Aria Diagnostics Secures $52.7 Million in Oversubscribed Series C Financing
News Jan 12, 2012
New investors include Meritech Capital Partners and a prominent mutual fund group. They join existing investors Venrock and Domain Associates. The company is developing a directed approach to cell-free DNA (cfDNA) analysis in maternal blood to create a safe, highly accurate and affordable test for pregnant women. Aria will use the funds to support product development and prepare commercialization of its proprietary prenatal test to detect common fetal trisomies such as Trisomy 21, which is associated with Down syndrome.
The company is led by industry veterans including John Stuelpnagel, DVM, who serves as executive chairman and was previously the COO and co-founder of Illumina, Inc. Ken Song, MD, chief executive officer of Aria Diagnostics, will present at the upcoming 30th JP Morgan Annual Healthcare Conference on Jan. 12, 2012 at 8:30 a.m.
Additionally, Aria’s laboratory facility in San Jose, Calif., has received initial Clinical Laboratory Improvement Amendment (CLIA) certification. Administered under the Centers for Medicare & Medicaid Services (CMS), CLIA establishes quality standards for all laboratory testing to ensure the accuracy, reliability and timeliness of patient test results.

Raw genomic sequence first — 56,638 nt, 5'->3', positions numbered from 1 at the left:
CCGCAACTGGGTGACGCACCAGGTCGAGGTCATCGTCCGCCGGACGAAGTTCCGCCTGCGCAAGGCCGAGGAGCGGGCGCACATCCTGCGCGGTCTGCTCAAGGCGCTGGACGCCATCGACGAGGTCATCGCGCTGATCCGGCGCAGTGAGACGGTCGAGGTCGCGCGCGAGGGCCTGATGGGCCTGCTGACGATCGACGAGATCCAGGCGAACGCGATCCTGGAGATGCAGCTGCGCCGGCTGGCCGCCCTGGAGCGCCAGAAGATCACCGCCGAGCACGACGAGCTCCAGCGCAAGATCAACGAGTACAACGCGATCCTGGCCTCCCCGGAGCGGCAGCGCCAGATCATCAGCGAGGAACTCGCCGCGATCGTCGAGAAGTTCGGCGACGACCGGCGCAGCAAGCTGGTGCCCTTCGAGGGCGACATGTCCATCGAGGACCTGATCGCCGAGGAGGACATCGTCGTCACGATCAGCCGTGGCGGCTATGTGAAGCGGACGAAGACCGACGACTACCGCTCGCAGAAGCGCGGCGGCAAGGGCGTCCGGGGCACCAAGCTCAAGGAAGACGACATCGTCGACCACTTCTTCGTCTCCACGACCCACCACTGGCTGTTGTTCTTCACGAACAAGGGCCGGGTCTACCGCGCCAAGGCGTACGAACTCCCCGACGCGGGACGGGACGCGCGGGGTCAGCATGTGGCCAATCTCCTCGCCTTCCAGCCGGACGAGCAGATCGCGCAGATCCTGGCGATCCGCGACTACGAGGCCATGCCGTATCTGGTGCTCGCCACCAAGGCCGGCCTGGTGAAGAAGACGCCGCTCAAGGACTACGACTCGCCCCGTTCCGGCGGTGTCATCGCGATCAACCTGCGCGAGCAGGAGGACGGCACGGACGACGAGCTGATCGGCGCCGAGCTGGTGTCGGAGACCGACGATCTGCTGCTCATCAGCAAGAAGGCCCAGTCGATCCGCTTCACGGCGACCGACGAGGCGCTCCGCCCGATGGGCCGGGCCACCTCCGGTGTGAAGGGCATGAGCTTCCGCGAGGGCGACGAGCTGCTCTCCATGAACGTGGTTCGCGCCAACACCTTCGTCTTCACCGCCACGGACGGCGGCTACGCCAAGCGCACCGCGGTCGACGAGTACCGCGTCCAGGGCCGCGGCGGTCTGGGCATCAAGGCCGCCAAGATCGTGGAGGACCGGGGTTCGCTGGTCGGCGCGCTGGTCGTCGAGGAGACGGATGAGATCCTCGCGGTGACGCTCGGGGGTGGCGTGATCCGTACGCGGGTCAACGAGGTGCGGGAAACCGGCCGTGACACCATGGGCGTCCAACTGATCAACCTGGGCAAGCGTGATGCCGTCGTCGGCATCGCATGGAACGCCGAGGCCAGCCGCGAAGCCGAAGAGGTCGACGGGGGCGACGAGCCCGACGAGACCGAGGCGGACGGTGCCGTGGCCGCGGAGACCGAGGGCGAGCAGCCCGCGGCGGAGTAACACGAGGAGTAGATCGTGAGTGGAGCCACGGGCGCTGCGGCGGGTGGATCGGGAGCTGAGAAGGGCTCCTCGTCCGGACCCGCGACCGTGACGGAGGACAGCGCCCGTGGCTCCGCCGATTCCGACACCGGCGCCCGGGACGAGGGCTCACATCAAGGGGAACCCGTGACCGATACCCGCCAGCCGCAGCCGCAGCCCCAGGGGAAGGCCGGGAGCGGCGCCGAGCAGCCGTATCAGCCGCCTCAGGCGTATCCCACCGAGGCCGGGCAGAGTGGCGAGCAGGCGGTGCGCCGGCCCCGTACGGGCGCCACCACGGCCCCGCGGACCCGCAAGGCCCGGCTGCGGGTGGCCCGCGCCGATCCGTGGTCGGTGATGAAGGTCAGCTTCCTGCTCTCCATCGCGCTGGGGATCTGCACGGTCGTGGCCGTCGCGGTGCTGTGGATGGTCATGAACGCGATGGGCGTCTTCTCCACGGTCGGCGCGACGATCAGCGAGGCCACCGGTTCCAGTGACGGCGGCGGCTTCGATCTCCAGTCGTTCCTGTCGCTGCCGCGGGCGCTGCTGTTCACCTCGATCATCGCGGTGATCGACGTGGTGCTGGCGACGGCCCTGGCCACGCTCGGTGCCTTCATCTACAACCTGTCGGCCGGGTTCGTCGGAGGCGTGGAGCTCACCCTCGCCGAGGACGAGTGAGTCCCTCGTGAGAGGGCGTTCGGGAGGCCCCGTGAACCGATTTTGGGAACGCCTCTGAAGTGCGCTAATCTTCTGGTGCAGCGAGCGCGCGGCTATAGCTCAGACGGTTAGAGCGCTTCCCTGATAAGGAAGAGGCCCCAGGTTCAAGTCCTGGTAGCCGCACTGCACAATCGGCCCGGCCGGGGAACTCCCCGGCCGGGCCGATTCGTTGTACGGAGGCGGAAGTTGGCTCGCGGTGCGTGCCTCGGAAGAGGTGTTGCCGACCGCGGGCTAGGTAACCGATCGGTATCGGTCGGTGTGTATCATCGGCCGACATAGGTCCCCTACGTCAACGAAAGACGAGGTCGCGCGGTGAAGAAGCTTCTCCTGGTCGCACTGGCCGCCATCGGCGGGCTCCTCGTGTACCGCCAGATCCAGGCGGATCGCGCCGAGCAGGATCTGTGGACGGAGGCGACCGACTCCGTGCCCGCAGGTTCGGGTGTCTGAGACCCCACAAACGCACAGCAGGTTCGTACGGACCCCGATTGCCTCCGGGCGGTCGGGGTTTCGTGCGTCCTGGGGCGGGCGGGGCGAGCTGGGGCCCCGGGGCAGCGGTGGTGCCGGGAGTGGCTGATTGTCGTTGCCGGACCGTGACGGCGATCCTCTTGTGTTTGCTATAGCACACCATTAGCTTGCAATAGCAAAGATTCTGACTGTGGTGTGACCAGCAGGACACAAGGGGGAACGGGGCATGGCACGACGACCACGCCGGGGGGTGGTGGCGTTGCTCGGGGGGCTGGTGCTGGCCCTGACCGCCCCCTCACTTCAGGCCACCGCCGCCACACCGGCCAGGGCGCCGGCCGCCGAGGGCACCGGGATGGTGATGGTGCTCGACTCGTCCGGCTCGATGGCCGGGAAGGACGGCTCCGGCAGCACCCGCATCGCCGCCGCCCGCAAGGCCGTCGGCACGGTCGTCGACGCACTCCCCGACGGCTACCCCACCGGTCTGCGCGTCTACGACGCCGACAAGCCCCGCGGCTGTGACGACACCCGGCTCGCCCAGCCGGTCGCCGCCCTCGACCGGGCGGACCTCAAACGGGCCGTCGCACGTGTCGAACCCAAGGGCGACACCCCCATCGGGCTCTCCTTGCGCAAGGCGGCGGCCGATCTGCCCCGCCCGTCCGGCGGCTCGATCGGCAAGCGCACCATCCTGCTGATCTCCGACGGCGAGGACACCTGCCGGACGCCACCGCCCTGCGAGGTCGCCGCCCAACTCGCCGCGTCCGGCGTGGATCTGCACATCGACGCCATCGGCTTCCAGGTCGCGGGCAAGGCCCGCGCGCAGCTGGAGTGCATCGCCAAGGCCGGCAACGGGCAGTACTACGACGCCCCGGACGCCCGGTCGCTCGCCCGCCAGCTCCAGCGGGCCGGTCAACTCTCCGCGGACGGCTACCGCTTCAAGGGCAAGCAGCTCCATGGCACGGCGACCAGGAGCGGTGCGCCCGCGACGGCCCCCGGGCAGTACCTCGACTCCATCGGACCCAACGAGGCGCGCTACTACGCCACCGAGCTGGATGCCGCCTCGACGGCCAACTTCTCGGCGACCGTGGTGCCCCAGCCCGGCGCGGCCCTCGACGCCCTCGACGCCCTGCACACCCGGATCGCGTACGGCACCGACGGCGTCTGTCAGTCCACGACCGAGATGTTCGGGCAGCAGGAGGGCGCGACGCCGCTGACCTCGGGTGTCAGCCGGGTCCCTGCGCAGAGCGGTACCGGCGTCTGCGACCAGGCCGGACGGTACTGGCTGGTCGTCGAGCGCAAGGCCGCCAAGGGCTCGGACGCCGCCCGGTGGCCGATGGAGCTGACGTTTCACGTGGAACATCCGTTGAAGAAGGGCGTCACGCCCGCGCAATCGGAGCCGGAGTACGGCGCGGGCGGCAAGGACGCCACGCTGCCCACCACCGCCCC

“As our name implies, Aria is positioned to be a standout performer as we seek to improve the way in which cfDNA can be analyzed to identify the risk of genetic disorders in the fetus,” said Song. “We are encouraged by the interest in our company and strong financial support we have received, and the initial CLIA certification brings us one step closer to delivering a simple, objective blood test that will benefit pregnant women and their healthcare providers.”
Traditional prenatal testing options are limited and have significant drawbacks as they can be complicated, both for the healthcare provider and the patient, can be inaccurate, and can also expose the mother and fetus to potential harm. Aria is currently conducting clinical studies to evaluate the performance of its blood test in detecting fetal chromosomal conditions in pregnant women, with the first peer-reviewed data on the test published online Jan. 6, 2012 in Prenatal Diagnosis.